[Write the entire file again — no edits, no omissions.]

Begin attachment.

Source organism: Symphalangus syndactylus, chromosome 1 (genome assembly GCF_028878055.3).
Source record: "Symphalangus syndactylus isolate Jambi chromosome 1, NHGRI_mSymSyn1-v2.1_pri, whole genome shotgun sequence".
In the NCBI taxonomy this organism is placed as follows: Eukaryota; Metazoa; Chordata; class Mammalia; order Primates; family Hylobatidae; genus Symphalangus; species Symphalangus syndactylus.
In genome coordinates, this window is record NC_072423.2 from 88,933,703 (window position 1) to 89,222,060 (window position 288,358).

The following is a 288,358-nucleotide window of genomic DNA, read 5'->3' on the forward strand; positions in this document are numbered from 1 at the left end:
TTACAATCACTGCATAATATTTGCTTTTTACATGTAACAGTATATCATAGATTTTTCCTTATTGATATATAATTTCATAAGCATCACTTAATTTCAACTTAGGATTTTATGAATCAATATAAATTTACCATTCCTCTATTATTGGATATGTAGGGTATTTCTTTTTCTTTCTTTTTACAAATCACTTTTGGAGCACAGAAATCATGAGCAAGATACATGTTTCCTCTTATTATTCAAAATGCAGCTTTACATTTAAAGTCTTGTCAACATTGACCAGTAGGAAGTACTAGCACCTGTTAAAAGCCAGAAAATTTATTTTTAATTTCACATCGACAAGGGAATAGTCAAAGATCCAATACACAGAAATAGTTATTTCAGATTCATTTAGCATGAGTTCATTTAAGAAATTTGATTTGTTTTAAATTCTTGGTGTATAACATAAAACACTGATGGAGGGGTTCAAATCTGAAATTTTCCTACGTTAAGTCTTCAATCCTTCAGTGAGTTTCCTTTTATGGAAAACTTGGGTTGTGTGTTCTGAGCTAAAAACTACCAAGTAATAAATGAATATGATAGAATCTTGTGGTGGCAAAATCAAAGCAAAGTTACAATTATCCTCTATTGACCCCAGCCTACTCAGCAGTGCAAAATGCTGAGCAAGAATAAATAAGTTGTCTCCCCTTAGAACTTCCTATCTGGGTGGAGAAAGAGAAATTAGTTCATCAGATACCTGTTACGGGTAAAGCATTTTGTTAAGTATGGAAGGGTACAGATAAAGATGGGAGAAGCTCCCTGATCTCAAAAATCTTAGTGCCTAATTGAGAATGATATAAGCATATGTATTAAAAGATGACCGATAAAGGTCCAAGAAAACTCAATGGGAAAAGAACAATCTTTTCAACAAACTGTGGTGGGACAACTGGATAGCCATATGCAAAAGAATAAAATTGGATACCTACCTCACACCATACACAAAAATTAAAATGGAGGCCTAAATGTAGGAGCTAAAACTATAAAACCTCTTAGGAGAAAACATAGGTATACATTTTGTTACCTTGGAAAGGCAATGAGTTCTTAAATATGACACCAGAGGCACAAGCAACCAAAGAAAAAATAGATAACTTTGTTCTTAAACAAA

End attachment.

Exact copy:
Source organism: Symphalangus syndactylus, chromosome 1 (genome assembly GCF_028878055.3).
Source record: "Symphalangus syndactylus isolate Jambi chromosome 1, NHGRI_mSymSyn1-v2.1_pri, whole genome shotgun sequence".
In the NCBI taxonomy this organism is placed as follows: Eukaryota; Metazoa; Chordata; class Mammalia; order Primates; family Hylobatidae; genus Symphalangus; species Symphalangus syndactylus.
In genome coordinates, this window is record NC_072423.2 from 88,933,703 (window position 1) to 89,222,060 (window position 288,358).

The following is a 288,358-nucleotide window of genomic DNA, read 5'->3' on the forward strand; positions in this document are numbered from 1 at the left end:
TTACAATCACTGCATAATATTTGCTTTTTACATGTAACAGTATATCATAGATTTTTCCTTATTGATATATAATTTCATAAGCATCACTTAATTTCAACTTAGGATTTTATGAATCAATATAAATTTACCATTCCTCTATTATTGGATATGTAGGGTATTTCTTTTTCTTTCTTTTTACAAATCACTTTTGGAGCACAGAAATCATGAGCAAGATACATGTTTCCTCTTATTATTCAAAATGCAGCTTTACATTTAAAGTCTTGTCAACATTGACCAGTAGGAAGTACTAGCACCTGTTAAAAGCCAGAAAATTTATTTTTAATTTCACATCGACAAGGGAATAGTCAAAGATCCAATACACAGAAATAGTTATTTCAGATTCATTTAGCATGAGTTCATTTAAGAAATTTGATTTGTTTTAAATTCTTGGTGTATAACATAAAACACTGATGGAGGGGTTCAAATCTGAAATTTTCCTACGTTAAGTCTTCAATCCTTCAGTGAGTTTCCTTTTATGGAAAACTTGGGTTGTGTGTTCTGAGCTAAAAACTACCAAGTAATAAATGAATATGATAGAATCTTGTGGTGGCAAAATCAAAGCAAAGTTACAATTATCCTCTATTGACCCCAGCCTACTCAGCAGTGCAAAATGCTGAGCAAGAATAAATAAGTTGTCTCCCCTTAGAACTTCCTATCTGGGTGGAGAAAGAGAAATTAGTTCATCAGATACCTGTTACGGGTAAAGCATTTTGTTAAGTATGGAAGGGTACAGATAAAGATGGGAGAAGCTCCCTGATCTCAAAAATCTTAGTGCCTAATTGAGAATGATATAAGCATATGTATTAAAAGATGACCGATAAAGGTCCAAGAAAACTCAATGGGAAAAGAACAATCTTTTCAACAAACTGTGGTGGGACAACTGGATAGCCATATGCAAAAGAATAAAATTGGATACCTACCTCACACCATACACAAAAATTAAAATGGAGGCCTAAATGTAGGAGCTAAAACTATAAAACCTCTTAGGAGAAAACATAGGTATACATTTTGTTACCTTGGAAAGGCAATGAGTTCTTAAATATGACACCAGAGGCACAAGCAACCAAAGAAAAAATAGATAACTTTGTTCTTAAACAAA